Police forces across the country have been under pressure to rid their ranks of rapists and abusers after a series of scandals laid bare forces’ failures to prevent violent men from being employed as officers.

Most recently, the case of David Carrick, a Metropolitan Police Officer who was found guilty of 24 counts of rape, prompted Met Commissioner Sir Mark Rowley to confess there were “hundreds” of officers who needed to be kicked out of the force.

Newly released figures have now revealed that over 1,500 police officers across England and Wales were accused of violence against women within a six month period.

Here’s what we’ve learned from the data:

How many officers have been accused of violent offences against women?

Data from the National Police Chiefs’ Councils (NPCC), covering the period between October 2021 and April 2022, has revealed that 1,483 unique allegations of violence were made by women and girls against 1,539 police officers – 0.7 per cent of the workforce.

This includes 653 conduct cases against 672 individuals that were flagged as relating to violence against women and girls by police forces in England and Wales, as well as the British Transport Police.

In the same period, 524 public complaints cases against 867 individuals were recorded.

Just 13 officers have faced the sack for their conduct

Less than one per cent of the 1,539 police officers who have faced complaints about their treatment of women have lost their job, the figures the show.

Of the 653 conduct cases during this period, 167 have been resolved, with 13 officers and staff sacked. These cases involved 195 separate allegations, of which 70 per cent resulted in no further action.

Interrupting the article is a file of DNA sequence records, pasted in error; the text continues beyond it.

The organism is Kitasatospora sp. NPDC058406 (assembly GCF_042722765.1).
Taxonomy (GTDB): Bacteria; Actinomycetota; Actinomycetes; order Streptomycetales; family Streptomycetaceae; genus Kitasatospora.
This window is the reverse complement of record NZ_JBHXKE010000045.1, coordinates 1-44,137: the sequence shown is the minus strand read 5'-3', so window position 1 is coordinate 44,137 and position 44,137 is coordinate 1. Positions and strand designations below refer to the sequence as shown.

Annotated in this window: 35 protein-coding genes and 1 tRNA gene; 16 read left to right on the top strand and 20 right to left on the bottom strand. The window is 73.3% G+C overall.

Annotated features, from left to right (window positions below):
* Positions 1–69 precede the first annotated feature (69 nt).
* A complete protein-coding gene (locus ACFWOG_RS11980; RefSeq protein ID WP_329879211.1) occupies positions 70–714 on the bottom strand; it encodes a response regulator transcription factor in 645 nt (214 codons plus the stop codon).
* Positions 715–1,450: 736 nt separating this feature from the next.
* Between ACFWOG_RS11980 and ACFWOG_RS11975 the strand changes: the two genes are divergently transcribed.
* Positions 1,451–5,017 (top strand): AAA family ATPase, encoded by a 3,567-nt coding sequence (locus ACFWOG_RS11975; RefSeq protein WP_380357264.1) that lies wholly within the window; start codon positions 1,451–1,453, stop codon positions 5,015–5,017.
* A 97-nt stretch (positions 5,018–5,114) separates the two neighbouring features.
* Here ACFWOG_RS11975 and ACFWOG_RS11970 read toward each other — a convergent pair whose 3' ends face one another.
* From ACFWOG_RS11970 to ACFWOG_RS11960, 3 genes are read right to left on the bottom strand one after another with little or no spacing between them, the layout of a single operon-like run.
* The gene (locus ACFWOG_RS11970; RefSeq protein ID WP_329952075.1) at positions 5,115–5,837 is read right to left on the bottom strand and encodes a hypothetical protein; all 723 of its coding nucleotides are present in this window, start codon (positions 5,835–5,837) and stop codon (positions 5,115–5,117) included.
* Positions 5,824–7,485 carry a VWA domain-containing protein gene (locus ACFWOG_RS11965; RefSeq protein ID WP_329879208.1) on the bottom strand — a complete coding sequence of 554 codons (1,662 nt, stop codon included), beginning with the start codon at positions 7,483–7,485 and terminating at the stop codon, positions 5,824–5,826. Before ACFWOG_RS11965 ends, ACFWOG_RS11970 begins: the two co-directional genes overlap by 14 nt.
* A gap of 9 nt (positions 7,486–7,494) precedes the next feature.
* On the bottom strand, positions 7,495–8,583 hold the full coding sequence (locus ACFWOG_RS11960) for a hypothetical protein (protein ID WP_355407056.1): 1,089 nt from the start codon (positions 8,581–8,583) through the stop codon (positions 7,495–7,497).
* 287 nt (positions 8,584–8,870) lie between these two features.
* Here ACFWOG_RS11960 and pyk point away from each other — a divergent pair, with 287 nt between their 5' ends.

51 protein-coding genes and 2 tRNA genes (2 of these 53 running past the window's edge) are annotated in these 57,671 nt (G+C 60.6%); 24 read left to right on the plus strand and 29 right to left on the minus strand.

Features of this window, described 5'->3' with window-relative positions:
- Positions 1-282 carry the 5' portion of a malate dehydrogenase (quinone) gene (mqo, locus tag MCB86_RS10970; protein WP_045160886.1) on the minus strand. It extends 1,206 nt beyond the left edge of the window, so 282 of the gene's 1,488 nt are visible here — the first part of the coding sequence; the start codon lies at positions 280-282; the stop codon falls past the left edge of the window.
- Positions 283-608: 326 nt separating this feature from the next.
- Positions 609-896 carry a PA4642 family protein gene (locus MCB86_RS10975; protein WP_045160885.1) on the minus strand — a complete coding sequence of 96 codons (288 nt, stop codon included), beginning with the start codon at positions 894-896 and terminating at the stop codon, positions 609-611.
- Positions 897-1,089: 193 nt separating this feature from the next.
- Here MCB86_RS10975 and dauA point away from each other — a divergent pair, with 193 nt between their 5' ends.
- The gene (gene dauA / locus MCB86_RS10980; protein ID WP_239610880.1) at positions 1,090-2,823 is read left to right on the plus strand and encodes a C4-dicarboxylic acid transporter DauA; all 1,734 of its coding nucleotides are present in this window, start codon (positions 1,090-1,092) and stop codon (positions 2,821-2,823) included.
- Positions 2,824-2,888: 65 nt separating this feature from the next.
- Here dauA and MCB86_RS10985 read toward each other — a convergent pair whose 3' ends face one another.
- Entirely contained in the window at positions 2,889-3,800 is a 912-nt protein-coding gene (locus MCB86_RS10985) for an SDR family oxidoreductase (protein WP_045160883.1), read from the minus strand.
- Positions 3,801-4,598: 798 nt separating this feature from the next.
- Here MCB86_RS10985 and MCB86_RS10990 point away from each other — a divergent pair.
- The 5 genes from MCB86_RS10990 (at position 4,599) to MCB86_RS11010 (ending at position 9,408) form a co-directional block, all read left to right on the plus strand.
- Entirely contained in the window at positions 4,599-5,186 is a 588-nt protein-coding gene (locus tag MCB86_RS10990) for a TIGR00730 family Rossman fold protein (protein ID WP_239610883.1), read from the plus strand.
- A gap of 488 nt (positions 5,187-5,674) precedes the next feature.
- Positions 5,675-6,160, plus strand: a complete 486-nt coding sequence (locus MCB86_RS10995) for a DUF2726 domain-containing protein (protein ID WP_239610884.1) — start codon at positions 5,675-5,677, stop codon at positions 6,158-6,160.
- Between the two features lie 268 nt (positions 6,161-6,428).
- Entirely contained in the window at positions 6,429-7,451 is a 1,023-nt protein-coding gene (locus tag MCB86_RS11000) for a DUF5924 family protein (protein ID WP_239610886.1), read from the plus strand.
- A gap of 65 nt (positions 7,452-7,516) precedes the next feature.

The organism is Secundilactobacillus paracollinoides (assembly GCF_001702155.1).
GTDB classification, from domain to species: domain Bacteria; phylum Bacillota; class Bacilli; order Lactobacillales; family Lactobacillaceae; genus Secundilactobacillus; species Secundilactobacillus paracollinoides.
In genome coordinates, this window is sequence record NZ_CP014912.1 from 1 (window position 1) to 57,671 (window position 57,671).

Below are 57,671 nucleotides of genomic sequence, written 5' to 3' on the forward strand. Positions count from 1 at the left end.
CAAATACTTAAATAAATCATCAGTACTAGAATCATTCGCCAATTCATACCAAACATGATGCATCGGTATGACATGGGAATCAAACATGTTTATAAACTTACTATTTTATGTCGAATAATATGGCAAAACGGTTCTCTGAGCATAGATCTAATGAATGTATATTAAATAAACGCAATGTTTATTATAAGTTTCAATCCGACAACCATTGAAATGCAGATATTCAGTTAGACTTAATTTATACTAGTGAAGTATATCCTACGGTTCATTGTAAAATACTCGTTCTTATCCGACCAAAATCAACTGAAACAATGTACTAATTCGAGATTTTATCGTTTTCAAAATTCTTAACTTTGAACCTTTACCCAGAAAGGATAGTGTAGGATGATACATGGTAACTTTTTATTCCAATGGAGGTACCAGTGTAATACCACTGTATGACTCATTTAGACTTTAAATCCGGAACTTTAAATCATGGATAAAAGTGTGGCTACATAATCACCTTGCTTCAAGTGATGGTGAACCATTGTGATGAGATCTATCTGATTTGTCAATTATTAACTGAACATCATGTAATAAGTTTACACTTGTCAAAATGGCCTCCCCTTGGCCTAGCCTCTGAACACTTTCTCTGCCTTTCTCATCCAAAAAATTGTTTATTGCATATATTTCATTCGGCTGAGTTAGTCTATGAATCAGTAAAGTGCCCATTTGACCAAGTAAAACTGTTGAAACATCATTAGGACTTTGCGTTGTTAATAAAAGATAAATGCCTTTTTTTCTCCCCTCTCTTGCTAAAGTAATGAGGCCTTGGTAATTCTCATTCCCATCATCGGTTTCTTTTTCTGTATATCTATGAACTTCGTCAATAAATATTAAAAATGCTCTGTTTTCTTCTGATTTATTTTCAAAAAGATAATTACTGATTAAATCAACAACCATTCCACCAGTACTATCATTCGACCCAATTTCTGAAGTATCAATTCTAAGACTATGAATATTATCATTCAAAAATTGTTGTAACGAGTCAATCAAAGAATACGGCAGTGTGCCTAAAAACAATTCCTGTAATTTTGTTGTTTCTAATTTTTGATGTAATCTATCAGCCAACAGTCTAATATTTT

Meanwhile, 290 of the 524 public complaints have been resolved, with 91 per cent resulting in no further action and no officers or staff sacked.

Why is this data being published?

The NPCC is publishing this data for the first time today as part of an attempt to address sexism and misogyny within the police following a series of scandals.

This includes the murder of Sarah Everard, who was killed by serving police officer Wayne Couzens in March 2021, and the Carrick case.

Both Carrick and Couzens were found to have committed multiple offences before finally being arrested. In the case of Carrick, the Met failed to sack the officer despite nine separate complaints of harassment and sexual abuse.

The Met and NPCC have vowed to take action following the scandals and have committed to ridding the police of abusers.

NPCC has said the newly released figures will provide a “critical baseline” on which they will aim to improve.

How has the police responded to the latest figures?

Deputy Chief Constable Maggie Blyth, NPCC co-ordinator for violence against women and girls, said: “We need to be harsher in the sanctions that we are imposing upon anyone where there are allegations of this type of behaviour, whether it’s from a police complaint or whether it’s from internal misconduct.”

She said she believes the figures will be even higher when the NPCC publishes the data again next year with “women having the confidence to report concerns, more investigations under way, more cases closed and more sanctions and dismissals”.

On Monday, the Met announced plans to re-vet officers and staff who are accused of breaking public trust.

Fresh vetting could be triggered in circumstances including at the end of a criminal investigation or misconduct proceedings that lead to written warnings or a demotion, the force said.

Domestic Abuse Commissioner Nicole Jacobs said: “Victims and survivors need to see that robust action is being taken by the police as confidence remains at an all-time low, and I welcome this report by the NPCC.

“It shows that forces are taking steps in the right direction to tackle perpetrators within the police as well as addressing sexism and misogyny within policing.

“There is still a long way to go.”

By admin